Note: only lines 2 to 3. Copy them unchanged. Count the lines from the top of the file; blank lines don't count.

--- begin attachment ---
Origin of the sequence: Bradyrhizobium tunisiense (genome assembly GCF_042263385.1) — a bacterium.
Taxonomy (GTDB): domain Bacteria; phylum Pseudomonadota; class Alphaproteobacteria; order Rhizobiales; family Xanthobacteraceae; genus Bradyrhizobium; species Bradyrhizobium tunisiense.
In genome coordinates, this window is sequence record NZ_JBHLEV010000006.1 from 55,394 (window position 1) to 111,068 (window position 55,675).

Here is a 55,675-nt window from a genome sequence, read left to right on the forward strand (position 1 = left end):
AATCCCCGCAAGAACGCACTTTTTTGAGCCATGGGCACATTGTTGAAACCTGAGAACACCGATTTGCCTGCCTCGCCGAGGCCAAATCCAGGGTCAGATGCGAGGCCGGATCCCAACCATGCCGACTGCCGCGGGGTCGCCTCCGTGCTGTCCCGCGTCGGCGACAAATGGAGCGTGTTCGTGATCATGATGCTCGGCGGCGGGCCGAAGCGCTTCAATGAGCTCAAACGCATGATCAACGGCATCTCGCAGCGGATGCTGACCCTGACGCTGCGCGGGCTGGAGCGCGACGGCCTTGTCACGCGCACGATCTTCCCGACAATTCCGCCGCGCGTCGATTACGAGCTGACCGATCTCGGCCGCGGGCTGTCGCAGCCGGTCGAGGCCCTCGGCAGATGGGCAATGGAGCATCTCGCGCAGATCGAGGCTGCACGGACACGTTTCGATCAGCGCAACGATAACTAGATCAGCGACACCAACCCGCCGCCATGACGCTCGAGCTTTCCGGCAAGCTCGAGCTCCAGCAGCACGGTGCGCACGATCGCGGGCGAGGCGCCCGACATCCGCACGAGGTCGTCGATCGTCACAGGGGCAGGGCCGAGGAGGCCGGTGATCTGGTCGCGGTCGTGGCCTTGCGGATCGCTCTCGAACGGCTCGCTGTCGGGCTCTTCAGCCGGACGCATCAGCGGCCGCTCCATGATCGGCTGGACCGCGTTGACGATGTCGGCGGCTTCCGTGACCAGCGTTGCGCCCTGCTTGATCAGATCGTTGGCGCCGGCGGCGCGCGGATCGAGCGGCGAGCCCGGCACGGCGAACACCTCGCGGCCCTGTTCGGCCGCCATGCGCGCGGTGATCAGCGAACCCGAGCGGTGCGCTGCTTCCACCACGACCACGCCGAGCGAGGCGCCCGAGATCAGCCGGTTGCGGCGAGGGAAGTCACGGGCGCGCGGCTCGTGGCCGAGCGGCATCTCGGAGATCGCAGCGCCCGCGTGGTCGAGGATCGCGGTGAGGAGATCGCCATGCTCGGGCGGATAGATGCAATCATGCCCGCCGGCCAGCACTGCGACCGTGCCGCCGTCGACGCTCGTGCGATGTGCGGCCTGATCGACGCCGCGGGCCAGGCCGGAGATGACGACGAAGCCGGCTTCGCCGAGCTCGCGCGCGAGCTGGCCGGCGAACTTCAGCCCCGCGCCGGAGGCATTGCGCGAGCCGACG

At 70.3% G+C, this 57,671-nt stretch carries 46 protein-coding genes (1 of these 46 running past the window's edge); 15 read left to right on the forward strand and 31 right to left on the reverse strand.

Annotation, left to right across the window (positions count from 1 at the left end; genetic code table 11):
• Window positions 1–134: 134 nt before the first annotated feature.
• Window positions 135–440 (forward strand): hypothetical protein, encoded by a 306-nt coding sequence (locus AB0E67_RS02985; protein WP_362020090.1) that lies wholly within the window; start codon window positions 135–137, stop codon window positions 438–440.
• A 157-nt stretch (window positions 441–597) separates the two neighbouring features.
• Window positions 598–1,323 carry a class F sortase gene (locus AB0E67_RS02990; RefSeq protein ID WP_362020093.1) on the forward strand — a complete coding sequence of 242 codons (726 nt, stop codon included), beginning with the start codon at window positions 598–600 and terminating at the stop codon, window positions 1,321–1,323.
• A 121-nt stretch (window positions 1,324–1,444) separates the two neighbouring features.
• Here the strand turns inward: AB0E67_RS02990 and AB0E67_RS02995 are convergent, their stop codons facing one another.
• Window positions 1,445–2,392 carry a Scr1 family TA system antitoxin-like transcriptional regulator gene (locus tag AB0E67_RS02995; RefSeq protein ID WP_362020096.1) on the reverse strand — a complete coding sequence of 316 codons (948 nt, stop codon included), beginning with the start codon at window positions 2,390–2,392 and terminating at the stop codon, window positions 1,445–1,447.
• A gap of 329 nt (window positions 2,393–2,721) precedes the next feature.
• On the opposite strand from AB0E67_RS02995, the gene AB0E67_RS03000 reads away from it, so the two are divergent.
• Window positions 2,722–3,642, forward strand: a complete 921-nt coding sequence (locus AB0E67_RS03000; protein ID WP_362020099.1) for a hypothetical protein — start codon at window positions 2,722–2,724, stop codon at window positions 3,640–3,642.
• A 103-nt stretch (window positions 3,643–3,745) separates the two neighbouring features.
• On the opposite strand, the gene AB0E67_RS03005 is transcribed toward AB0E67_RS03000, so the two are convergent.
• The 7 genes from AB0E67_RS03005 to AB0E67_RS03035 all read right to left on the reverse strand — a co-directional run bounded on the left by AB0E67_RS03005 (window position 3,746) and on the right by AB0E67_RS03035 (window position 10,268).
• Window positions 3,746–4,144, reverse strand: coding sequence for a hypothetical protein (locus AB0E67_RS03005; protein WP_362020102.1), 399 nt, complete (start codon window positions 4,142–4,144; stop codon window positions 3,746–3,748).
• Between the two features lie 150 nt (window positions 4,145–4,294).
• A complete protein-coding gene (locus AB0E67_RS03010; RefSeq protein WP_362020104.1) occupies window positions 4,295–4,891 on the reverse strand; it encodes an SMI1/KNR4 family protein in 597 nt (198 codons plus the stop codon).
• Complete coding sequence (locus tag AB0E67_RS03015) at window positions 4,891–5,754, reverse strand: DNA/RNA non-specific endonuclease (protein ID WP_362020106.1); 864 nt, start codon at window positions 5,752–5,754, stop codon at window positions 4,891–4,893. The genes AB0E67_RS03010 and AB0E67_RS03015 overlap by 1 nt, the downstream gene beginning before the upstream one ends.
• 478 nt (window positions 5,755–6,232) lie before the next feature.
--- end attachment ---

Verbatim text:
Taxonomy (GTDB): domain Bacteria; phylum Pseudomonadota; class Alphaproteobacteria; order Rhizobiales; family Xanthobacteraceae; genus Bradyrhizobium; species Bradyrhizobium tunisiense.
In genome coordinates, this window is sequence record NZ_JBHLEV010000006.1 from 55,394 (window position 1) to 111,068 (window position 55,675).